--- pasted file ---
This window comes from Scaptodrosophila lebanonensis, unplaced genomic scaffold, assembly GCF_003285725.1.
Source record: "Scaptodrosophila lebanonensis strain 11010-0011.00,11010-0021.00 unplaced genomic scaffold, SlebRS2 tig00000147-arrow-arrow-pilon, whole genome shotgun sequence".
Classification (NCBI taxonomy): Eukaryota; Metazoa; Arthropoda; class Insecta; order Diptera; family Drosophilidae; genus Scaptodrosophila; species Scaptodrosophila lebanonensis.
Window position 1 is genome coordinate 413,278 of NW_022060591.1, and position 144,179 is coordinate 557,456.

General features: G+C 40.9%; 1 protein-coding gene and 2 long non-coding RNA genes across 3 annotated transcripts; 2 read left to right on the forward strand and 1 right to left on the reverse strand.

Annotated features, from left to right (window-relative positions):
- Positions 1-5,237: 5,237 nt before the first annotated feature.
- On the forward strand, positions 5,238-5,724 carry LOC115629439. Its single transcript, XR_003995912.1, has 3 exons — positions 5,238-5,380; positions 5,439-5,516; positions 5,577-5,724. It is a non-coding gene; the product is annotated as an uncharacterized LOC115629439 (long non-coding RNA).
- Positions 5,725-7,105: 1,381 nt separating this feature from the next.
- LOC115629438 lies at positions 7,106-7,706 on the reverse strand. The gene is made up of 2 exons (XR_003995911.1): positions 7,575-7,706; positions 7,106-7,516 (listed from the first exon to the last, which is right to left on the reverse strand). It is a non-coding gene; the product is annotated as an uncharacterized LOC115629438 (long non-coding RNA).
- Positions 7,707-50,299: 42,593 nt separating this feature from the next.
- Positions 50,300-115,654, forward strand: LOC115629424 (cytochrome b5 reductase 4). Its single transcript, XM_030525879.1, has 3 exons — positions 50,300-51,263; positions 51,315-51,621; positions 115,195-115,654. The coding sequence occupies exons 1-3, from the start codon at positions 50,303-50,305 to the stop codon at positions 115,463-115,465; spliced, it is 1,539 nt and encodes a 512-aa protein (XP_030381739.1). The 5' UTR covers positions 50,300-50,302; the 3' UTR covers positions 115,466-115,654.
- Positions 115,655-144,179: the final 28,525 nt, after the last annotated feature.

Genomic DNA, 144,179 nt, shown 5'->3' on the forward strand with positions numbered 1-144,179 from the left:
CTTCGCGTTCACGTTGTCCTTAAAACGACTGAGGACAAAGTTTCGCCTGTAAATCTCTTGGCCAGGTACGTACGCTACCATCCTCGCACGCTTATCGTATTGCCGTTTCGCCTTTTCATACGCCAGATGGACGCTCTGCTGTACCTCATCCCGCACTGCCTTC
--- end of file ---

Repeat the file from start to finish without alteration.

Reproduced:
This window comes from Scaptodrosophila lebanonensis, unplaced genomic scaffold, assembly GCF_003285725.1.
Source record: "Scaptodrosophila lebanonensis strain 11010-0011.00,11010-0021.00 unplaced genomic scaffold, SlebRS2 tig00000147-arrow-arrow-pilon, whole genome shotgun sequence".
Classification (NCBI taxonomy): Eukaryota; Metazoa; Arthropoda; class Insecta; order Diptera; family Drosophilidae; genus Scaptodrosophila; species Scaptodrosophila lebanonensis.
Window position 1 is genome coordinate 413,278 of NW_022060591.1, and position 144,179 is coordinate 557,456.

General features: G+C 40.9%; 1 protein-coding gene and 2 long non-coding RNA genes across 3 annotated transcripts; 2 read left to right on the forward strand and 1 right to left on the reverse strand.

Annotated features, from left to right (window-relative positions):
- Positions 1-5,237: 5,237 nt before the first annotated feature.
- On the forward strand, positions 5,238-5,724 carry LOC115629439. Its single transcript, XR_003995912.1, has 3 exons — positions 5,238-5,380; positions 5,439-5,516; positions 5,577-5,724. It is a non-coding gene; the product is annotated as an uncharacterized LOC115629439 (long non-coding RNA).
- Positions 5,725-7,105: 1,381 nt separating this feature from the next.
- LOC115629438 lies at positions 7,106-7,706 on the reverse strand. The gene is made up of 2 exons (XR_003995911.1): positions 7,575-7,706; positions 7,106-7,516 (listed from the first exon to the last, which is right to left on the reverse strand). It is a non-coding gene; the product is annotated as an uncharacterized LOC115629438 (long non-coding RNA).
- Positions 7,707-50,299: 42,593 nt separating this feature from the next.
- Positions 50,300-115,654, forward strand: LOC115629424 (cytochrome b5 reductase 4). Its single transcript, XM_030525879.1, has 3 exons — positions 50,300-51,263; positions 51,315-51,621; positions 115,195-115,654. The coding sequence occupies exons 1-3, from the start codon at positions 50,303-50,305 to the stop codon at positions 115,463-115,465; spliced, it is 1,539 nt and encodes a 512-aa protein (XP_030381739.1). The 5' UTR covers positions 50,300-50,302; the 3' UTR covers positions 115,466-115,654.
- Positions 115,655-144,179: the final 28,525 nt, after the last annotated feature.

Genomic DNA, 144,179 nt, shown 5'->3' on the forward strand with positions numbered 1-144,179 from the left:
CTTCGCGTTCACGTTGTCCTTAAAACGACTGAGGACAAAGTTTCGCCTGTAAATCTCTTGGCCAGGTACGTACGCTACCATCCTCGCACGCTTATCGTATTGCCGTTTCGCCTTTTCATACGCCAGATGGACGCTCTGCTGTACCTCATCCCGCACTGCCTTC